As I walk around I also notice that the pool ladder is printed with a warning sign by its original manufacturer: “DANGER” I read in large print near an illustration of a character standing hitting his head as he dived into shallow water.
I look back to O’Neals’ steel characters with renewed appreciation for their role here. After all, sometimes it takes an illustration on a sign or a character in a storybook to address unfathomable or harrowing truths. These numbers obviously refer to the culture of the game, but they’re not just pawns on a chessboard – they read as alive and steeped in knowledge about the environment in which I move. I imagine them saying to me, “Okay, let’s go.”
And I do so, pressing “E:ASR” further toward a spot on the floor covered in a snaking spill of silicone. This goo shines opalescent blue, cut with a hint of neon lime. However, as I approach, its iridescence turns pink, then purple, then green. I continue to move, tracing this transfiguration of color with each step. After several rotations, I suspect the goo-titled SHMIN CLOSED ENDAN LISOGENI/POST QUANT SECURITY WILL NOT SAVE US-is in fact transform myselfrevealing and obscuring its nature as I change my position.
Maybe I’m dancing with a “spline” – a term with various practical applications. A quick internet search tells me that spline may refer to a tool for drawing smooth curves. and, in mathematics, spline refers to the interpolation of curvature. These two definitions speak of my encounter with this work, the arched pathways and the circular rotations it has aroused from my being. The word “spline” also evokes others, “spine, splice, split”, changing my relationship with it.
According to o’neal, the study of relationships and closeness permeates “E:ASR”. In the exhibit brochure, O’Neal highlights their offerings in reference to their Black and Afro-Indigenous/Creole descent. They cite “double and triple migration-marked diasporic experiences,” correlating this with mathematical analysis. They use terminology and language that forces me to look up words, follow search threads, and integrate what I learn. It puts me in touch with new information that shifts my relationships to what has been.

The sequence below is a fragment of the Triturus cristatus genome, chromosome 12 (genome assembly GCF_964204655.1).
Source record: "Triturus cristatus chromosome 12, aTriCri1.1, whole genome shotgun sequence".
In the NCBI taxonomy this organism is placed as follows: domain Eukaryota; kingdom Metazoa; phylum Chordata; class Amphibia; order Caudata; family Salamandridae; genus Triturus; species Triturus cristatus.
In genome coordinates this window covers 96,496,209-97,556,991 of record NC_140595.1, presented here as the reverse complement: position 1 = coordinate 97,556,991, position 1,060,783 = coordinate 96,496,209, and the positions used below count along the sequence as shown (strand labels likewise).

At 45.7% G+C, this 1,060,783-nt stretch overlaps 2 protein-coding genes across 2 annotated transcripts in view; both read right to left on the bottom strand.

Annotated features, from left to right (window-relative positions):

And, perhaps most urgently, O’Neal’s works touch my senses. If only I had the space here to write down my spectrum of reactions to every room, every environment – the bracketed tables, the moss-covered asphalt playing field, the luxurious graphics decks. “E:ASR” contains worlds.
I watch. On the wall, I see a collection of soft gray objects, a work titled Den + Gut. It looks like both sides of an ergonomic gaming keyboard, made from modeling clay. The keys are beset with playful rubber flies, which seem to have some affinity with this object. Its roughly hewn edges remind me of a time in my childhood when I created paper or cardboard versions of technology I didn’t yet have access to. Freed from my current technical know-how, I imagined these magical and intuitive communication devices.
At this moment, grown up as I am, I find myself confronted with the limits of my current references and with all that I still don’t know. But “E:ASR” brings me back to my imagination. It requires me to have patience with myself as I synthesize meaning and trust that knowledge will follow – for, as O’Neal says, “Some of the most special ideas take time to arrive. “.
“ENCHIRIDION: driveway, spline, resortis open Thursday-Friday 12-6 p.m. and Saturday-Sunday 12-4 p.m. through August 14 at the Portland Institute for Contemporary Art.
A closing event and book launch for sidony o’neals’ new publication, M:ASR, will take place August 14 from 12-2 p.m. with a reading by o’neal at 1 p.m.